They exchanged a few emails, but Livingston said he wouldn't back down from his opinion that she was a bad role model. Krause, who wouldn't reveal his profession or age to the AP, said he no longer had the emails.
In her television response, Livingston acknowledged she was overweight but said the man's words were cruel. Livingston said she could brush off such comments but worried about children who didn't know how to do the same.
"To all of the children out there who feel lost, who are struggling with your weight, with the color of your skin, your sexual preference, your disability, even the acne on your face, listen to me right now: Do not let your self-worth be defined by bullies.
"Learn from my experience — that the cruel words of one are nothing compared to the shouts of many," she said on the air.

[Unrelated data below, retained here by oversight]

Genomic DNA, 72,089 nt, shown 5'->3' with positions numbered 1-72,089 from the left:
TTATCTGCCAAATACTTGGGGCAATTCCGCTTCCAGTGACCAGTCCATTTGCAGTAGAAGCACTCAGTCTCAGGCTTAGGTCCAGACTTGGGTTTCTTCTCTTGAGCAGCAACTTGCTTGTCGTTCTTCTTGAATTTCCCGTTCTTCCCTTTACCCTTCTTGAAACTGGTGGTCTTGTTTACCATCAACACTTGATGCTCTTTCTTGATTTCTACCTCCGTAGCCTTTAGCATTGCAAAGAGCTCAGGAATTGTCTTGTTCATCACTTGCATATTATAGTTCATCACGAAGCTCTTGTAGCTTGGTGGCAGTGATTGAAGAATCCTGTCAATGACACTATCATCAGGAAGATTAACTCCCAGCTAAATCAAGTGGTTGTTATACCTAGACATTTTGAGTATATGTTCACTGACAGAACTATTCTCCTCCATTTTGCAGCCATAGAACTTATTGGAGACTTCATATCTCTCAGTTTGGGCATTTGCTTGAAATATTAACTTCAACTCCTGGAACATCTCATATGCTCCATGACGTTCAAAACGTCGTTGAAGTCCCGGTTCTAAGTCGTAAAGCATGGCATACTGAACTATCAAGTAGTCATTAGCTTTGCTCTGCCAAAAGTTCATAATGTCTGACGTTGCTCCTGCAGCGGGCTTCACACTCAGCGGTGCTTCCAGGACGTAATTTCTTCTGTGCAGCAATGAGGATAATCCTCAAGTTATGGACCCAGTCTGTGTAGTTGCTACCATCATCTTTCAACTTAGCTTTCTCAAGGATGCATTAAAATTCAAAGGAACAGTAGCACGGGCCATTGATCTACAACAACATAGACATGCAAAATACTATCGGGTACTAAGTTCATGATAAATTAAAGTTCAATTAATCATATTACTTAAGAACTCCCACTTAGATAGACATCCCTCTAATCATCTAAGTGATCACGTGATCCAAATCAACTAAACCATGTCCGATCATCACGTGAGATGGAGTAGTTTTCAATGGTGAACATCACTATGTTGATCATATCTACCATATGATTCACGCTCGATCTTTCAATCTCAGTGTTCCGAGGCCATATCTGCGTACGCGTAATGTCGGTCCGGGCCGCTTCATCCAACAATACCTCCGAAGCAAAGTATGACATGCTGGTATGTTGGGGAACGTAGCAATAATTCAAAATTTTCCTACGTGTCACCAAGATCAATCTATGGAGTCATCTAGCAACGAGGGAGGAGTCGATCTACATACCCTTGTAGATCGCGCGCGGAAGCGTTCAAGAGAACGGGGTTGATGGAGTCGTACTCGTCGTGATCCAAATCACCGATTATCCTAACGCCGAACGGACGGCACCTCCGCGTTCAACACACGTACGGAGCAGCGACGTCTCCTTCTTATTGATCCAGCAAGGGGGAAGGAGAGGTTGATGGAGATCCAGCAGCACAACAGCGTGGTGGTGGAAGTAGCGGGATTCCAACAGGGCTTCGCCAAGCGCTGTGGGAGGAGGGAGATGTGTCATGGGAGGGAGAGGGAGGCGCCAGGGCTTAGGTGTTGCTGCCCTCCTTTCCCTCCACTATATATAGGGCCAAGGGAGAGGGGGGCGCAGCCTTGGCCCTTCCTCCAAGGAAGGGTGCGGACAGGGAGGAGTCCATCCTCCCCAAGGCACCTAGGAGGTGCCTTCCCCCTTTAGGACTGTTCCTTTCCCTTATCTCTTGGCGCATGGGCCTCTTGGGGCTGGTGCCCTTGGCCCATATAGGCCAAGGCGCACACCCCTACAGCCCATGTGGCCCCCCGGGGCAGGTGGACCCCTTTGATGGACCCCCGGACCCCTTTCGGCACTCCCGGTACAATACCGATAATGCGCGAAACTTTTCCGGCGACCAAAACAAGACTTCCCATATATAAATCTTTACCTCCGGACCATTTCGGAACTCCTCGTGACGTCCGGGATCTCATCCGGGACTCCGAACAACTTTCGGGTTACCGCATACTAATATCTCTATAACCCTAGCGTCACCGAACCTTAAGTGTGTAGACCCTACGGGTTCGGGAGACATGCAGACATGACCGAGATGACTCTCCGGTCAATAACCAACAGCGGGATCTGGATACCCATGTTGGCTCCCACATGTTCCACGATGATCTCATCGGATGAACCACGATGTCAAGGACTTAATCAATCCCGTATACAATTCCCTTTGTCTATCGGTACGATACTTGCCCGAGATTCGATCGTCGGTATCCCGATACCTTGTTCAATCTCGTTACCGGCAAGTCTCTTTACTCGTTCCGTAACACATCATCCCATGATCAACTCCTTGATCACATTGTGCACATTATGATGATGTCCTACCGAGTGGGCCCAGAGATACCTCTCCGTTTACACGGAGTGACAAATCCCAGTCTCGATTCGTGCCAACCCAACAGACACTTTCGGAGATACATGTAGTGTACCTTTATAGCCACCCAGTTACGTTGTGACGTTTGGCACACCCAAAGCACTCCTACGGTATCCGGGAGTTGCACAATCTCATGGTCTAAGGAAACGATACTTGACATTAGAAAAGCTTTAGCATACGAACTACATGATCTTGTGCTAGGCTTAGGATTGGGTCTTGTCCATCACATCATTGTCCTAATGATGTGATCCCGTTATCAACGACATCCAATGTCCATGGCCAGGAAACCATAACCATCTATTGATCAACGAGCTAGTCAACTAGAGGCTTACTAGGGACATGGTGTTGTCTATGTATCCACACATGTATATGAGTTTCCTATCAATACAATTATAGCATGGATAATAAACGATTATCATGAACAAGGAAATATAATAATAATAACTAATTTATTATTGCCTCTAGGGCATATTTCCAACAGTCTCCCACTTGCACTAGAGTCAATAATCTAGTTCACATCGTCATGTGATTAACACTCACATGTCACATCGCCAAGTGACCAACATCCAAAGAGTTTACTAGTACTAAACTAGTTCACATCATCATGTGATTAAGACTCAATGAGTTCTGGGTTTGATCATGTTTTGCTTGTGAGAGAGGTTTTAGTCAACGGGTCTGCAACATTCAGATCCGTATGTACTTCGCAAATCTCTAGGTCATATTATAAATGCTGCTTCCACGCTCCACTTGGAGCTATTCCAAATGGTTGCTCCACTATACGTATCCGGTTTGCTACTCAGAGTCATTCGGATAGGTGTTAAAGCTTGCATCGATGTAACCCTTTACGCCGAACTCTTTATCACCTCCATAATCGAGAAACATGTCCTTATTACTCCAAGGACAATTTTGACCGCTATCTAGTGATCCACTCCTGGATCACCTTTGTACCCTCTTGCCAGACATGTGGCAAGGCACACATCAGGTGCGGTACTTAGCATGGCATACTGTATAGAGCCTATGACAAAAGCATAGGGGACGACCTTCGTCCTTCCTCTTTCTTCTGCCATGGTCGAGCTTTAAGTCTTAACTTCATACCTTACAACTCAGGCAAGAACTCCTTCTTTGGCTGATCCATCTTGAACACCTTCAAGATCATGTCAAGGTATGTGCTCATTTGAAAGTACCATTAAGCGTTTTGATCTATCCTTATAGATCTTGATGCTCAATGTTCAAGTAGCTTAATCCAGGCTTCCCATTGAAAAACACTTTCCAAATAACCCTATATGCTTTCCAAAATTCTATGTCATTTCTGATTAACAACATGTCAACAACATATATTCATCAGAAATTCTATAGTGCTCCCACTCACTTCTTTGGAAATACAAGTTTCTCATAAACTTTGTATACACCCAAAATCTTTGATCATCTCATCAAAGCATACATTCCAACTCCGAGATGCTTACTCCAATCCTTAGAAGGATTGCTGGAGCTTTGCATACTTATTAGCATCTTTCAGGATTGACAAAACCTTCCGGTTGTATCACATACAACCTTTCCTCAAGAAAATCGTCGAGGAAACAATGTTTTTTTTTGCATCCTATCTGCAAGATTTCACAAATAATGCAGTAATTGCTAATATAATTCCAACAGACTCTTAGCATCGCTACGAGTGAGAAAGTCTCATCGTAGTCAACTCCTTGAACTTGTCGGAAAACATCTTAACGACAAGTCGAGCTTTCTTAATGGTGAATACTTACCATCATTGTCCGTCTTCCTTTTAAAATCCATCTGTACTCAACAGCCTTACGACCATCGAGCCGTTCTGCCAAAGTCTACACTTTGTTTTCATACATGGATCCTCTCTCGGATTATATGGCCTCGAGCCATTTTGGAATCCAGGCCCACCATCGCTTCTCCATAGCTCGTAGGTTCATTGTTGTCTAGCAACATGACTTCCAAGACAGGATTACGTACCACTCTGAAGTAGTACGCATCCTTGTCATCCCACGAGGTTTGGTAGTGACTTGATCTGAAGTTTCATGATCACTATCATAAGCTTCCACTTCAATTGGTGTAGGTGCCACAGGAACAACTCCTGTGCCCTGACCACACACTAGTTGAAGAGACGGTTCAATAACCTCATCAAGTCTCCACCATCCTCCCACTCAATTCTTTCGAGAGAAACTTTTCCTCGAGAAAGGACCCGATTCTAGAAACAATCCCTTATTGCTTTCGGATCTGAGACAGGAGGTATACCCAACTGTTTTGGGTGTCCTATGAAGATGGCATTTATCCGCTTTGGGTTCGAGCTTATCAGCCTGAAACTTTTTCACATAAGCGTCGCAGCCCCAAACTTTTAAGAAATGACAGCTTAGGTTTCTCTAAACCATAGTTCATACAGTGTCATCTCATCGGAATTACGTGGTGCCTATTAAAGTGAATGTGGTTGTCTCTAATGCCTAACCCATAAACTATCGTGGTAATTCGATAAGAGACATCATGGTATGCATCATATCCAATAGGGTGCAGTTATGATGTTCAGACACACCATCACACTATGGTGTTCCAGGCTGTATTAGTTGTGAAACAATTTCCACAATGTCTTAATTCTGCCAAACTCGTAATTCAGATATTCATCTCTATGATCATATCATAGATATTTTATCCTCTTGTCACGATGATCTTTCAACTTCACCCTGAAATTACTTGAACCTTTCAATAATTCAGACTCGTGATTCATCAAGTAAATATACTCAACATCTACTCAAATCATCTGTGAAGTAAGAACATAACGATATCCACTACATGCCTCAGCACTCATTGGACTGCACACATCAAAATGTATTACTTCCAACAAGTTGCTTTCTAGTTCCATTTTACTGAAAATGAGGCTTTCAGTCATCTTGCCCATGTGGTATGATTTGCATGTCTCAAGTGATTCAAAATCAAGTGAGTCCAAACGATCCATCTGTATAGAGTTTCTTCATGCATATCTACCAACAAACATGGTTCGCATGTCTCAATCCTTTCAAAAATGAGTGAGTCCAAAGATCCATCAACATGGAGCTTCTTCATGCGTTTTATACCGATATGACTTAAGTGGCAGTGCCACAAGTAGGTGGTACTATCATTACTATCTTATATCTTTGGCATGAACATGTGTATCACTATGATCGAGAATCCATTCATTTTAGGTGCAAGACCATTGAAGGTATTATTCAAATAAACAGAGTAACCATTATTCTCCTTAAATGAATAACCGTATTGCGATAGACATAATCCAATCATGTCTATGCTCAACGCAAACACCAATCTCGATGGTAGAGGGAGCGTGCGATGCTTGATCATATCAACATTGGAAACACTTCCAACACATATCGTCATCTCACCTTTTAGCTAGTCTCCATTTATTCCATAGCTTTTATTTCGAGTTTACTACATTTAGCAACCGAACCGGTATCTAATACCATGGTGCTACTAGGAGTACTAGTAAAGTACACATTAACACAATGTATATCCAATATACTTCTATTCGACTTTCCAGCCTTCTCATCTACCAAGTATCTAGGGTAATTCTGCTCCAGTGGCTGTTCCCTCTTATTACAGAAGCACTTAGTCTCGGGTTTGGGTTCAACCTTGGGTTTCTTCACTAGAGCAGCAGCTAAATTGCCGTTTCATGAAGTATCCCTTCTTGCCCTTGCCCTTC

Her husband, who also is an anchor at the station, originally posted the email Friday on Facebook. Livingston didn't decide to address it on air until after a few local radio stations did segments on it and about bullying — and she thought about how her three young daughters would eventually face bullies.
"For me, it's not about him," she said. "It's about the culture of emails like his that not only come to us as journalists but to people all over the place and especially to our kids."